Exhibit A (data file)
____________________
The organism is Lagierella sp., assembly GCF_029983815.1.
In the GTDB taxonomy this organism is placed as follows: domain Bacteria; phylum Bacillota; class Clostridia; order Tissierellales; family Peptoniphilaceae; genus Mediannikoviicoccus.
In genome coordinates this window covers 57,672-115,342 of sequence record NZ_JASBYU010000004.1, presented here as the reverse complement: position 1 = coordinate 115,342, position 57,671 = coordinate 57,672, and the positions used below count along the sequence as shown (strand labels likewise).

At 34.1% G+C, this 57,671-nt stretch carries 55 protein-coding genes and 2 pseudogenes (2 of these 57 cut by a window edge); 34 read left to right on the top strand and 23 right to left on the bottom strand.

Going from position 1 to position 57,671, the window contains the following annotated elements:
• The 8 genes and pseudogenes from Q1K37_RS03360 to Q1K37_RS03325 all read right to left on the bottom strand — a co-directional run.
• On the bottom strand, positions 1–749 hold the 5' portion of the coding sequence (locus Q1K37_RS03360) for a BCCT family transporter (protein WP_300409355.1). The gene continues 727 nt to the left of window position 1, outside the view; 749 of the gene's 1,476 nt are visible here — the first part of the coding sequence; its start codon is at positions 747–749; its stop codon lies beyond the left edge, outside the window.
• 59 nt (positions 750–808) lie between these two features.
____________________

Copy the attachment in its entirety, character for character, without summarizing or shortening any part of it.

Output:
The organism is Lagierella sp., assembly GCF_029983815.1.
In the GTDB taxonomy this organism is placed as follows: domain Bacteria; phylum Bacillota; class Clostridia; order Tissierellales; family Peptoniphilaceae; genus Mediannikoviicoccus.
In genome coordinates this window covers 57,672-115,342 of sequence record NZ_JASBYU010000004.1, presented here as the reverse complement: position 1 = coordinate 115,342, position 57,671 = coordinate 57,672, and the positions used below count along the sequence as shown (strand labels likewise).

At 34.1% G+C, this 57,671-nt stretch carries 55 protein-coding genes and 2 pseudogenes (2 of these 57 cut by a window edge); 34 read left to right on the top strand and 23 right to left on the bottom strand.

Going from position 1 to position 57,671, the window contains the following annotated elements:
• The 8 genes and pseudogenes from Q1K37_RS03360 to Q1K37_RS03325 all read right to left on the bottom strand — a co-directional run.
• On the bottom strand, positions 1–749 hold the 5' portion of the coding sequence (locus Q1K37_RS03360) for a BCCT family transporter (protein WP_300409355.1). The gene continues 727 nt to the left of window position 1, outside the view; 749 of the gene's 1,476 nt are visible here — the first part of the coding sequence; its start codon is at positions 747–749; its stop codon lies beyond the left edge, outside the window.
• 59 nt (positions 750–808) lie between these two features.